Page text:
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Millers Falls Company - Millers Falls and Greenfield, MA


 
  Hand Drill No. 2 Overview 1 of 3  

Drill Review

 

The Hand Drill model No. 2 is credited by many expert collectors and users to be the best hand drill ever produced.  It is the most sought after at many auctions and antique tool stores today and was the best seller through its long production history.

First attempts to create No. 2 drill are sown in the catalog from 1878.

"No. 2.  Single Gear, holds 1/16 to 1/4.

These Drill Stocks are made of malleable iron, with steel spindle and rosewood head and handle.  The jaws are forged steel and will hold perfectly any size Drills named above.  They are the only Drill Chucks in use which will hold such a variety of Morse Twist Drills."

However, the drill described here is nothing more than original drill No. 1 with a larger chuck.  Since there was no construction changes, it is, in my view, more of a marketing gimmick rather than a new design.  Hence, taking this into account, I will not consider it as a "real" No. 2 drill.

The "real" No. 2 drill appeared almost ten years later.  The work on new design begun sometime in the mid-1880s.  The earliest image of drastically modified No. 2 Hand Drill is shown in catalogs dated 1886 and 1887.

"The Chuck of this Drill Stock is the same style as the No. 1 but it will hold 1/4 inch drills and all smaller sizes.  It has cut gears, is heavily nickel-plated, with rose-wood head and handle.  The head is hollow and contains six drill points.  It is a tool much in demand."

The description of chuck mentioned in both catalogs refers to a chuck patented by Henry L. Pratt in 1877.  This chuck was used on many early Millers Falls Hand Drills until it was replaced by spring-less chuck, patented by William H. McCoy in 1896.

Here are a few points on dating.  Consider a hypothetical timeline for a tool shown in a catalog.  First, drills had to be build, tested and modified enough to arrive with final production versions.  After all that, I imagine, some presentations had to take place with potential retailers, the terms of sales negotiated and agreed upon. Then engravers needed to spend some time to produce images.  This material with final descriptions of the drills would be incorporated in a catalogs and forwarded to printers.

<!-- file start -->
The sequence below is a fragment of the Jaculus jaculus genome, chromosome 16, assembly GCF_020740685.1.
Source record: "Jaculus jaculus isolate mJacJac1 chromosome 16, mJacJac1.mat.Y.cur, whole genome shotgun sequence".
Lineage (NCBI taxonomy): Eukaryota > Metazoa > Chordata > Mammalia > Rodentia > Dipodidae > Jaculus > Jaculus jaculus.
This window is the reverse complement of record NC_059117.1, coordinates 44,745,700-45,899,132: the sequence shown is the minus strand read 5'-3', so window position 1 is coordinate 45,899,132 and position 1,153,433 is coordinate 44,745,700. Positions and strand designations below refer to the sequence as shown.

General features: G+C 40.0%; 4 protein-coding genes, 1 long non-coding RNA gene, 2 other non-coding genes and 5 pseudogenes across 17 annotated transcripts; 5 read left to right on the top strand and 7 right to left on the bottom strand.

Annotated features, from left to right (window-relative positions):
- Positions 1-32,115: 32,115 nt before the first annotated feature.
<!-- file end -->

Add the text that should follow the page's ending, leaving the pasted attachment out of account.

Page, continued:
Considering this sketchy plan, the drills most likely went into production well in advance of deadlines for printing.  The catalog dated 1886 was most likely available to the public at the beginning of the year.  This means that drill No. 2 shown in the catalog from 1886 was produced sometime during 1885 and the prototype work might began as early as 1884.  For the purpose of reference, I will date this new No. 2 drill as a 1885 design.

In some contemporary writings (print and Internet) the date stamped on the chuck is referred to as a guidance for dating drill design.  This is obviously a nonsense.  

Overall there were six major design changes in the development of this drill - in 1885, 1893, 1895, 1903, 1938 and 1957.  All other changes like handle variations, improved chucks, etc. are rather minor.  They do not constitute construction change and are not a subject or this overview.

Around 1893 company released a drill that completely departed from the original frame design. 

This release however did not have a side handle and continued with a Pratt's two-jaws, spring-less chuck.  It also used elongated and slim main handle with a rounded cup.


 
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